Transferring colleges symbolizes a new beginning and a fresh start. Ahh, the sound of exhaling that comes from wiping the slate clean, both academically and socially. A chance to put that best foot forward on a new patch a land still confusingly called “the quad”—alright, maybe not everything will be different. But given a second chance to rewrite the college experience lends a sense of relief and excitement. At the same time, entering a new college as a sophomore or junior—while figuring out how to not look like an incompetent freshman—places transfer students in a unique situation. So distinct, in fact, that we lean on those who survived the first year as transfer students to dish out the insight.
The story of the transfer student begins even before stepping foot onto a new campus, as transfer students face a mountain of struggles. For instance, transfer students have to suffer through a long gap period between when they know they plan on leaving—and therefore no longer belong to—one college before starting at the next. Think of it like an athlete who ditches his team, spends some time as a free agent, then signs with a new ball club, and finally after a few months, plays in his first game. The wait is unbearably long and scary.
During that unusually long “off-season,” transfers get pounded with the same questions over and over about why they left Frostbitten State University (home of the Eskimos). “The hardest part about transferring is telling other people that you want to transfer. When you tell people that you want to transfer, they look at you as if you’re doing something wrong,” said Bowling Green State University junior Gary Malveaux. As a transfer student you unfortunately deal with the people who are insufferable thorns in your foot, those hardos who can’t understand your unhappiness with Rubber Ducky Tech College; but when you finally start transitioning to that new school, it becomes easier to simply tell the doubters, “Look, I go here now. Stop drinking haterade.”
CHAPTER ONE: AN ANXIOUS OPENING DAY
As year one starts, transfers have more to deal with than the average student—praying to the Transfer Gods (who are very much real!) that all their credits applied to a new academic program, wedging their way into already-formed friend groups all while hoping they finally made the right decision this time. They don’t want to stand out like the kid in the bubble, they just want to settle in like any other student.
CHAPTER TWO: ACADEMIC ADJUSTMENTS
Like shades of freshman year all over again, there’s no way around the uneasiness of a new academic environment. “It took me a while to get acclimated to the tough classes and the amount of work required in each of my classes,” said Boston College senior Jason Lam. “After speaking to my professors and going to office hours I began to understand what was required from me and how I could better adjust to the course work.” With anything that’s brand new—a town, job or flavor of frozen yogurt—natural bumps and hiccups are bound to hit. By talking to your professors sooner rather than later, you can smoothen the ride (or the yogurt…maybe this is where the analogy falls apart).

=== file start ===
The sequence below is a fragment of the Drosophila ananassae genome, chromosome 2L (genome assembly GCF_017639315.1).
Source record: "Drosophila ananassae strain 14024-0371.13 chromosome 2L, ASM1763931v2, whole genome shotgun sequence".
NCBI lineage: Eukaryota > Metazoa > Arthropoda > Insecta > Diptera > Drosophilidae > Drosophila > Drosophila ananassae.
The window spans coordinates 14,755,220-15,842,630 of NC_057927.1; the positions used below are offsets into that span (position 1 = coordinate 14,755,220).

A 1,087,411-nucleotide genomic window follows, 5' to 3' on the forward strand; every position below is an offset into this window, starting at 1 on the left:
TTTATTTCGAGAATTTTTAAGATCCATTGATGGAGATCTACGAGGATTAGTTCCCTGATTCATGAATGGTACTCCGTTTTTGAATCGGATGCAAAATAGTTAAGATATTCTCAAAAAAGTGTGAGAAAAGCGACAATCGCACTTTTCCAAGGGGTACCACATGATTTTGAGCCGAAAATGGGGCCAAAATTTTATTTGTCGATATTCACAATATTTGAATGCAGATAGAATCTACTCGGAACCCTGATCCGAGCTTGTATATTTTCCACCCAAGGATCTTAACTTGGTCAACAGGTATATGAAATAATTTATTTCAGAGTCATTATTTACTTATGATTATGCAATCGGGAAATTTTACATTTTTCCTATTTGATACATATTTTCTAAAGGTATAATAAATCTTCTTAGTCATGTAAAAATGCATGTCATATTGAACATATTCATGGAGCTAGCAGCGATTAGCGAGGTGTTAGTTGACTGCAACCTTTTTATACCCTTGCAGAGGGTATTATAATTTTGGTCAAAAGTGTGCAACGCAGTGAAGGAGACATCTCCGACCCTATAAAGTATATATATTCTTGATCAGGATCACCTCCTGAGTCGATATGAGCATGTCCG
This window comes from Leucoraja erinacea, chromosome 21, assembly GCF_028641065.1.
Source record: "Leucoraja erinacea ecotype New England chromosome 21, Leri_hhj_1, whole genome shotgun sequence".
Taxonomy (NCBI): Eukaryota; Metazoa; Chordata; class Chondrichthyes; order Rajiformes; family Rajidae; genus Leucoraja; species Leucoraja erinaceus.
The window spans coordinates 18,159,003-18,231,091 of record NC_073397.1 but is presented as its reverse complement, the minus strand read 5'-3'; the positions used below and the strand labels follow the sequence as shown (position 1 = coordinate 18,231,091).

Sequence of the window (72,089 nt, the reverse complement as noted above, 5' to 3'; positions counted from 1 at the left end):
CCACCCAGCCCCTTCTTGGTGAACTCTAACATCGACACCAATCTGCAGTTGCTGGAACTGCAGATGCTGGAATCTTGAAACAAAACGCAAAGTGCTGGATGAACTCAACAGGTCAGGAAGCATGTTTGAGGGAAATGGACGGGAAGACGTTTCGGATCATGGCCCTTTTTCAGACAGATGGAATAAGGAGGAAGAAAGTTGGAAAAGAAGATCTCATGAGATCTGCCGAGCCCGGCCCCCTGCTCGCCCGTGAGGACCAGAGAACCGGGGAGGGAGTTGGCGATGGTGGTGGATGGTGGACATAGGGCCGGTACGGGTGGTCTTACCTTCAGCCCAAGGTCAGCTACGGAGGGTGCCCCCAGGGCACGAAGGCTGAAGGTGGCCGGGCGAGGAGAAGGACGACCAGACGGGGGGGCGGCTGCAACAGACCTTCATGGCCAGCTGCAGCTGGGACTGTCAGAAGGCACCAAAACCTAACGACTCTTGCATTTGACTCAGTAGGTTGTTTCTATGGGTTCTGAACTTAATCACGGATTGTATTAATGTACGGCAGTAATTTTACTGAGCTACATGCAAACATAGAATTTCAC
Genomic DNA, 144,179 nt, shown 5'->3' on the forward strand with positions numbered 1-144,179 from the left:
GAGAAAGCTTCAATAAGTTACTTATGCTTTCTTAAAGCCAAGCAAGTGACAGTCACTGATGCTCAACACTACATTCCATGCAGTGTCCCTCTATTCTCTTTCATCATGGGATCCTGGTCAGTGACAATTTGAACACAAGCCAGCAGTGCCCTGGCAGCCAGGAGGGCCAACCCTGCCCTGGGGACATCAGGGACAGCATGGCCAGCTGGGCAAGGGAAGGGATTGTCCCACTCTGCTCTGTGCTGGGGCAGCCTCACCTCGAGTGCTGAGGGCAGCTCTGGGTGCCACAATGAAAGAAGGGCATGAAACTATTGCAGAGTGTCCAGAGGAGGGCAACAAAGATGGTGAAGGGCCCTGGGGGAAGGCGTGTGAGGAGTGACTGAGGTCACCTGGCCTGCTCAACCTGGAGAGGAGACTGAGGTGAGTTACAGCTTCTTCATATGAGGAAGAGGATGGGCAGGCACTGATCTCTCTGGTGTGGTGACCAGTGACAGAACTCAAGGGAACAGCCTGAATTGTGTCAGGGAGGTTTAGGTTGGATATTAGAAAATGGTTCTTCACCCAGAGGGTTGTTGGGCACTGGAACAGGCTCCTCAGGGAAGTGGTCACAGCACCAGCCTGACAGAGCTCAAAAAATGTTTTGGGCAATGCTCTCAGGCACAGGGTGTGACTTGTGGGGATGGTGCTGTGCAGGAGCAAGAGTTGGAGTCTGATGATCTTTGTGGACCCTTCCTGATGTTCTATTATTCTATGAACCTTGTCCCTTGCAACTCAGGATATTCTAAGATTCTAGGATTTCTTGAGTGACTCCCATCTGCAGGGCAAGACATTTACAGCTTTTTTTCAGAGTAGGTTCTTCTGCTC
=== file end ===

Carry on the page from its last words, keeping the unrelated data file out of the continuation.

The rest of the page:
CHAPTER THREE: WHERE ARE THY FRIENDS?
Although it feels like it sometimes, transfer students don’t walk around wearing a sign that screams, “Hi, I’m a transfer student. Watch me look lost.” During the first few weeks especially, when transfers stumble around campus alone watching established packs of friends giggle and “toss a disc around the quad, bro,” the social climate appears like Everest. But if nothing else, on day-one transfers get bonded with each other. “I loved how Boston College put transfer students together in the same [dorm] room because we understood the struggles and pains everyone was going through as transfers,” Lam said. Together transfers do a damn good job of pretending they are actually seasoned veterans.
CHAPTER FOUR: RIDING OFF INTO THE SUNSET
By year’s end transfer students want to look back on their decision to come to Pot O’ Gold State as if a rainbow led them there. “Finding the perfect college is like finding a really great pair of shoes. You won’t really know how they fit until you break them in,” Malveaux said. Transfer students have a rare ability to sense when something’s just not kosher. Luckily they exercised their customer return option, found something that feels good and made it through the breaking-in process. As for the rest of year one? A gallant ride off into the sunset.